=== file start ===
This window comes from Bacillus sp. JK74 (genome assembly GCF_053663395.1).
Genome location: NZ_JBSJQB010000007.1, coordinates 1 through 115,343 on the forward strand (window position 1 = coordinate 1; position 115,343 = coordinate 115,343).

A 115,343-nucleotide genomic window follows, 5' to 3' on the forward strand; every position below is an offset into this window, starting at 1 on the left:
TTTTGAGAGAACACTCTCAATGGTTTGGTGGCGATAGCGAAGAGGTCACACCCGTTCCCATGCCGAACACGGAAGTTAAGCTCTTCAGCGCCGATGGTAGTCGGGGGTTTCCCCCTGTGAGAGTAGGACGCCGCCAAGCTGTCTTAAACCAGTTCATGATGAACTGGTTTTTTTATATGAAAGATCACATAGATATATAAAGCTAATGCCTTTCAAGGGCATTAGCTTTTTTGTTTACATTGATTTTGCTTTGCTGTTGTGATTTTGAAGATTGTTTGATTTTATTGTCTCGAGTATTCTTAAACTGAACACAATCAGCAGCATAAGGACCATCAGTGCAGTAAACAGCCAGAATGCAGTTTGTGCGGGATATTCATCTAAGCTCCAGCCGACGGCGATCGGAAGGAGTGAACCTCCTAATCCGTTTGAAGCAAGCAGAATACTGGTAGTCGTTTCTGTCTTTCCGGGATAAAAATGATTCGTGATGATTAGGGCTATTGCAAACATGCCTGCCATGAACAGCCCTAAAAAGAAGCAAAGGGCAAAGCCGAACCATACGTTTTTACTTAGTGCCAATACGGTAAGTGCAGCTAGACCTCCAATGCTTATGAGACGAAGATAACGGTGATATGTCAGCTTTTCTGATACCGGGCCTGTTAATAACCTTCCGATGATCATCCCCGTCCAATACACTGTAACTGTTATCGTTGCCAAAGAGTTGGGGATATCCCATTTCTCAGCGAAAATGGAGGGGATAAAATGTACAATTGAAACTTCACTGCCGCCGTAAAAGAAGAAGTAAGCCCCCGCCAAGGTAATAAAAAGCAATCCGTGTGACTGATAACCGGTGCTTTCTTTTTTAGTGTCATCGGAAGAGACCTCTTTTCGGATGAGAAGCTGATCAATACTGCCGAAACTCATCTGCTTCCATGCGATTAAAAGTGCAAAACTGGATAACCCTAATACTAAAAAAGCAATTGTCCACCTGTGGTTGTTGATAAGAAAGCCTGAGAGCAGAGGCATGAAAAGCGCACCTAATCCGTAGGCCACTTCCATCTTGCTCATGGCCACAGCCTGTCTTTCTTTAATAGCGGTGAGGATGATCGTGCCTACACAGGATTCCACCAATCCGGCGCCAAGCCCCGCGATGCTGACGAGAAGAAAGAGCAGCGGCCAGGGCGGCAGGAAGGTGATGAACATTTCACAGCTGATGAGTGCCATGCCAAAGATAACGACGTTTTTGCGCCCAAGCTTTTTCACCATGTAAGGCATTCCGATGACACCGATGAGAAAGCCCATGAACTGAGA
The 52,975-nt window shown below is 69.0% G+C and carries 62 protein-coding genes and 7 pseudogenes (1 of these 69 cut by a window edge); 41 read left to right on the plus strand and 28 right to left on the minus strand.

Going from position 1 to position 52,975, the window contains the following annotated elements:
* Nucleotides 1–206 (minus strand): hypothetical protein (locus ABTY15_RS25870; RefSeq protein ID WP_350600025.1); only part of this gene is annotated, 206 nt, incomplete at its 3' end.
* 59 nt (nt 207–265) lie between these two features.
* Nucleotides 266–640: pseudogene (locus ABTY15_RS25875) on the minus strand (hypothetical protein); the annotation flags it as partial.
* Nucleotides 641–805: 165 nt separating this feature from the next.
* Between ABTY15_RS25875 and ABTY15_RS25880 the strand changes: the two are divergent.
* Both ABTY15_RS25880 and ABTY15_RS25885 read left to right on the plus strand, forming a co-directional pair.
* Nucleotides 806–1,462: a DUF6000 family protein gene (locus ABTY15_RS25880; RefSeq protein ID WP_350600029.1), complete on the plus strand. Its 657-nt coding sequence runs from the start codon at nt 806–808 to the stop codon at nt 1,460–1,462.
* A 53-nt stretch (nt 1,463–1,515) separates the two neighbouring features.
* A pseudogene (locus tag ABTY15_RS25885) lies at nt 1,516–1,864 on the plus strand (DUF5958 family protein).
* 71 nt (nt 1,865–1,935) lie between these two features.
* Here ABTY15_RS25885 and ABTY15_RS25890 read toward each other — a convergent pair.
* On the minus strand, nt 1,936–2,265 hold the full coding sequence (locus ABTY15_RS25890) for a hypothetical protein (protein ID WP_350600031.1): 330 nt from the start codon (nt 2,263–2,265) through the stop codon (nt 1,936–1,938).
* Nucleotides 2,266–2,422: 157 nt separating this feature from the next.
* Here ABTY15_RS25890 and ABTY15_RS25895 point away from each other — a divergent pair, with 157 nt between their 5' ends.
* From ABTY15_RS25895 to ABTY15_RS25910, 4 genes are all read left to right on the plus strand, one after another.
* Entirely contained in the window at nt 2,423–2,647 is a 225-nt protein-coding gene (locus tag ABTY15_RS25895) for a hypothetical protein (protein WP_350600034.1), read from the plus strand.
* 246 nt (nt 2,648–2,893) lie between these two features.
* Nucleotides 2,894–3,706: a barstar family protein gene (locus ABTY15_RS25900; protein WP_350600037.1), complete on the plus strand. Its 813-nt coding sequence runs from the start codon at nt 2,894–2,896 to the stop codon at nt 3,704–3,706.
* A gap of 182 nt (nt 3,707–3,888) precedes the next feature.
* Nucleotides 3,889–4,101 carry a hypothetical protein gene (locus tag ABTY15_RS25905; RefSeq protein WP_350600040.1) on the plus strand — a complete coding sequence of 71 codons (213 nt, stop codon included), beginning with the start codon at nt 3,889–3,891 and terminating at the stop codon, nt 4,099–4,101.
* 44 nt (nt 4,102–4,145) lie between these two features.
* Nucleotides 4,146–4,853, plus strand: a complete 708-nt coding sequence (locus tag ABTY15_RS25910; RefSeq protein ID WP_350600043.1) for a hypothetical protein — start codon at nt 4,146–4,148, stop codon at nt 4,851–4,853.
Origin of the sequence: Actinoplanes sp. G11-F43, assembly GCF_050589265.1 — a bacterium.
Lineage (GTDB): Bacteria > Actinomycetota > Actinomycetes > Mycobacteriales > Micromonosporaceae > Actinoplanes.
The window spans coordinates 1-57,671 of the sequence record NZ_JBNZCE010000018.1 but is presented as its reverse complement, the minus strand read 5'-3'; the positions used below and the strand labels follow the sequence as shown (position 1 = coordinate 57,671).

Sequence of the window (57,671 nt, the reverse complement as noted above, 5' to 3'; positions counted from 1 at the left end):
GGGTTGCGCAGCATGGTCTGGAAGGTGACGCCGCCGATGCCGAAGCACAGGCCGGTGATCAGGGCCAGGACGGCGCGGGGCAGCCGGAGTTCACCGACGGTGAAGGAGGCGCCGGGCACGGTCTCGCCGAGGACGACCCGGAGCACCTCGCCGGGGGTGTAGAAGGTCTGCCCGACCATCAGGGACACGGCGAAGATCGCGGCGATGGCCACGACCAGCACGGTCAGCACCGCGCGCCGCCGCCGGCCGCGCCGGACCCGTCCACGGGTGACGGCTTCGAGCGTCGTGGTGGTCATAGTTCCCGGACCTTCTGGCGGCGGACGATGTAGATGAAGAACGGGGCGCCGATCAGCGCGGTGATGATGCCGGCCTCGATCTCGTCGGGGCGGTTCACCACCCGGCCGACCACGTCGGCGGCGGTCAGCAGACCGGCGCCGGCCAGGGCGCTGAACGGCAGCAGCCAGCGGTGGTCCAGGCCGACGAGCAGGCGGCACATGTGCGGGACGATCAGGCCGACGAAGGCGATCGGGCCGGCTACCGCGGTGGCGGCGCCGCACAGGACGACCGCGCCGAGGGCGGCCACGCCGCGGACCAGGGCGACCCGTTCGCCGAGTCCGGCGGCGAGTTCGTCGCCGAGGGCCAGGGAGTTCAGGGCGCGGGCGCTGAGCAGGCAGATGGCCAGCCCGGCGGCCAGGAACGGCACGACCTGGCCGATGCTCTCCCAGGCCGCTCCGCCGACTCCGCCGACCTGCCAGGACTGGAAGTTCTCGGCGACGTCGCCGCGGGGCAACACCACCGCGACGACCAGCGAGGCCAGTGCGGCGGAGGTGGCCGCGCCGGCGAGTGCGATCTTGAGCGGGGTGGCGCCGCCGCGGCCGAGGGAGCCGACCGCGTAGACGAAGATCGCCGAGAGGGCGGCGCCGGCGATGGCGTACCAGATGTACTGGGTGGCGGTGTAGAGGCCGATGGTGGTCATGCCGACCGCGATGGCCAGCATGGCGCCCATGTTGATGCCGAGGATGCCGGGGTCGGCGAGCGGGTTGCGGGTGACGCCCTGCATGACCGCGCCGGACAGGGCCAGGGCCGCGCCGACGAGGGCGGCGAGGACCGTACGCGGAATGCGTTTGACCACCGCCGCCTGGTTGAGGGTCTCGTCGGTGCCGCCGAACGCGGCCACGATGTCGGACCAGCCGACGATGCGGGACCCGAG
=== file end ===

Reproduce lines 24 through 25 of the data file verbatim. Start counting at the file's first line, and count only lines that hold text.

* Nucleotides 2,894–3,706: a barstar family protein gene (locus ABTY15_RS25900; protein WP_350600037.1), complete on the plus strand. Its 813-nt coding sequence runs from the start codon at nt 2,894–2,896 to the stop codon at nt 3,704–3,706.
* A gap of 182 nt (nt 3,707–3,888) precedes the next feature.